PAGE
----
CPL exposure will help USA cricket – Sangakkara

Kumar-Sangakkara (1)The Caribbean Premier League’s initial foray into the USA kicked off on Friday with the arrival of Jamaica Tallawahs at Central Broward Regional Park in Lauderhill, six days ahead of the first CPL games to be played in the USA. Tallawahs wicketkeeper Kumar Sangakkara, who captained Sri Lanka in the first Twenty20 International played in the USA at the same facility in 2010, has said the CPL could help the growth of cricket in USA.

“It’s very exciting to be back,” Sangakkara said at the Tallawahs first press conference in Lauderhill on Friday. “I remember when we played New Zealand here in 2010, [it was] two very competitive games and I think it finished one-all and we enjoyed our time here.

“To bring cricket back to Fort Lauderdale, to be here at Broward Park to play again is just about making sure the game is exposed to new viewership, to encourage new spectators to come and watch what happens on a cricket field, to watch the differences between cricket and baseball and to hopefully better understand it and hopefully grow to like it enough to actually experiment playing it.”

The first experience for Sangakkara did not provide the fireworks that were billed to new fans, with scores under 100 in three of four innings, and a total of four sixes hit during the two games. Two years later, West Indies posted 209 for 2 against new Zealand, a record total at the time.

However, it has been four years since high-level cricket has been played at the facility. In its absence, soccer has been a primary tenant, resulting in the square being dug up and relaid. New Zealand curator Mark Perham has been brought in to work on the pitches.

“The pitch looks pretty good and by the reports that we hear over the years there’s been a lot of improvement done,” Sangakkara said. “A new curator has been doing a lot of hard work trying to get it up to standard and by the scores of the subsequent matches played after we were here it seems all pretty good.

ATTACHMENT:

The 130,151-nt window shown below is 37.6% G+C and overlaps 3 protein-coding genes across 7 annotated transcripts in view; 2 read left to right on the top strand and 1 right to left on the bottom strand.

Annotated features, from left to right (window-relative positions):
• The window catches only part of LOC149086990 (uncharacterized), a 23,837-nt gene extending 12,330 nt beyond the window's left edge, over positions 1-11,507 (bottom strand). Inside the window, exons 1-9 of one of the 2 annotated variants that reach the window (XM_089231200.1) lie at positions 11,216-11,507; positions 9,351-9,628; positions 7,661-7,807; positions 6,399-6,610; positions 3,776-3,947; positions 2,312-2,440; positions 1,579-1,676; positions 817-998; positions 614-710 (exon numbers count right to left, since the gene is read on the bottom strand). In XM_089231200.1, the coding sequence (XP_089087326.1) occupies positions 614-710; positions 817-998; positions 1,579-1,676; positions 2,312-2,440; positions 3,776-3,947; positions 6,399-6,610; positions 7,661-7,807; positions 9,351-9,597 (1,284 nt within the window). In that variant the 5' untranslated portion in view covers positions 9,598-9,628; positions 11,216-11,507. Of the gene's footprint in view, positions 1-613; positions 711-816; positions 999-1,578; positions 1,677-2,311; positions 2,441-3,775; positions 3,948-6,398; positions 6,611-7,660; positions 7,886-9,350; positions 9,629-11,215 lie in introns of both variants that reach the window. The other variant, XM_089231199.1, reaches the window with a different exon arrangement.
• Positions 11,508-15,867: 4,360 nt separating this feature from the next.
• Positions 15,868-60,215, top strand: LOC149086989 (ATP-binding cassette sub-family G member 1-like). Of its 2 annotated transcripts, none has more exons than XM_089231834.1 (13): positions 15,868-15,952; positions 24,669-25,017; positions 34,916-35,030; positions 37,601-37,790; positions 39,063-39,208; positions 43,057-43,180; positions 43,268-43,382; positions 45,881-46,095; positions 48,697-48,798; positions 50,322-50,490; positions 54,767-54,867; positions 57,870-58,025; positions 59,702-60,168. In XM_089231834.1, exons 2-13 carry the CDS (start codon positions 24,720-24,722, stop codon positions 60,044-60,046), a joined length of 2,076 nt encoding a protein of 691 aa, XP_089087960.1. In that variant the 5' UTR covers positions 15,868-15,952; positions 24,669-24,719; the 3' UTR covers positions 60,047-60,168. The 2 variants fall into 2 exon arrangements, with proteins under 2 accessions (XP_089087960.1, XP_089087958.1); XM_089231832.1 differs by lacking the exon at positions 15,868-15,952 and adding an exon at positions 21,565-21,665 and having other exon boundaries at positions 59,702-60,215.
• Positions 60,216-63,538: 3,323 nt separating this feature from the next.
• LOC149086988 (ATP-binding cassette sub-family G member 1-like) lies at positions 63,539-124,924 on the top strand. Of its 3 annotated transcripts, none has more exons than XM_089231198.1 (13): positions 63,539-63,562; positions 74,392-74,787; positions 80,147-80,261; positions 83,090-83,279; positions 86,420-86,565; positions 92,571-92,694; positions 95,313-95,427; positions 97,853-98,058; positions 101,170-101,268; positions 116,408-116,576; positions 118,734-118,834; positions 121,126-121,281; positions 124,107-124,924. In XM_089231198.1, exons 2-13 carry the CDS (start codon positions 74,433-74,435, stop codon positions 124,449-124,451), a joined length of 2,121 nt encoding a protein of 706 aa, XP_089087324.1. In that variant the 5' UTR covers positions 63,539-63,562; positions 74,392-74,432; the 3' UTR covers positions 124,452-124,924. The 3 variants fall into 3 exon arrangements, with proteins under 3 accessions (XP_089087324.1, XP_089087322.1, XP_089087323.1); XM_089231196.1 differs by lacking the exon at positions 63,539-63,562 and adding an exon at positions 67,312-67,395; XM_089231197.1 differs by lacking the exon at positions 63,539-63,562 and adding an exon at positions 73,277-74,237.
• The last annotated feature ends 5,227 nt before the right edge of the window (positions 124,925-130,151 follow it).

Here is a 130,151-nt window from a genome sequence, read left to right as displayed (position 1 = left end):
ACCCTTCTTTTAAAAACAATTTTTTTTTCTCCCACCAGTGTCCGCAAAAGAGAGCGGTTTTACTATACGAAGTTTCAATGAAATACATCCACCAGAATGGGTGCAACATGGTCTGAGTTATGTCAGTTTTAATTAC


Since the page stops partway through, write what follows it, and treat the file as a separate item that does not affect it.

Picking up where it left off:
“We hope that the crowds do come in and the ordinary American comes in and has a look to see what it’s all about. It could be just a case of curiosity, or it could be that they’ve heard of it before or watched it on TV once or twice maybe but crowd participation is absolutely important to any sport. It’s absolutely vital. That’s what the players play for, to play in front of a packed stadium, having kids and families come and watch. That’s what I think drives us or any sport higher.”

Sangakkara toured the USA in November last year as part of the Cricket All-Stars series. The largest crowd of the three games featured 27,000 people at Citi Field in New York City. Although the Central Broward Regional Park has a capacity of 10,000, Sangakkara said it will be as good for the fans due to the facility being designed for cricket.

“Either way it’s got to be entertaining,” Sangakkara said. “Whether it’s 10,000 in a small stadium where it feels as if it’s a much larger crowd because it gets noisier and the atmosphere is a little more intense. In baseball stadiums we played in, there were a huge amount of people there but they were far removed from the action because of how the stadium is configured. Either way I think it’s all about getting smiles on their faces, making sure that when they walk away after three and a half hours they walk away with good memories.” (Courtesy ESPN Cricinfo)


  1. One difference between Sri Lanka and USA is that America ns still has some sense of decorum; their sportsmen do not appear on billboards in every nook and corner like in sri lanka. Our sportsmen have descended to such low depths that the whole game of cricket stinks to high heaven.

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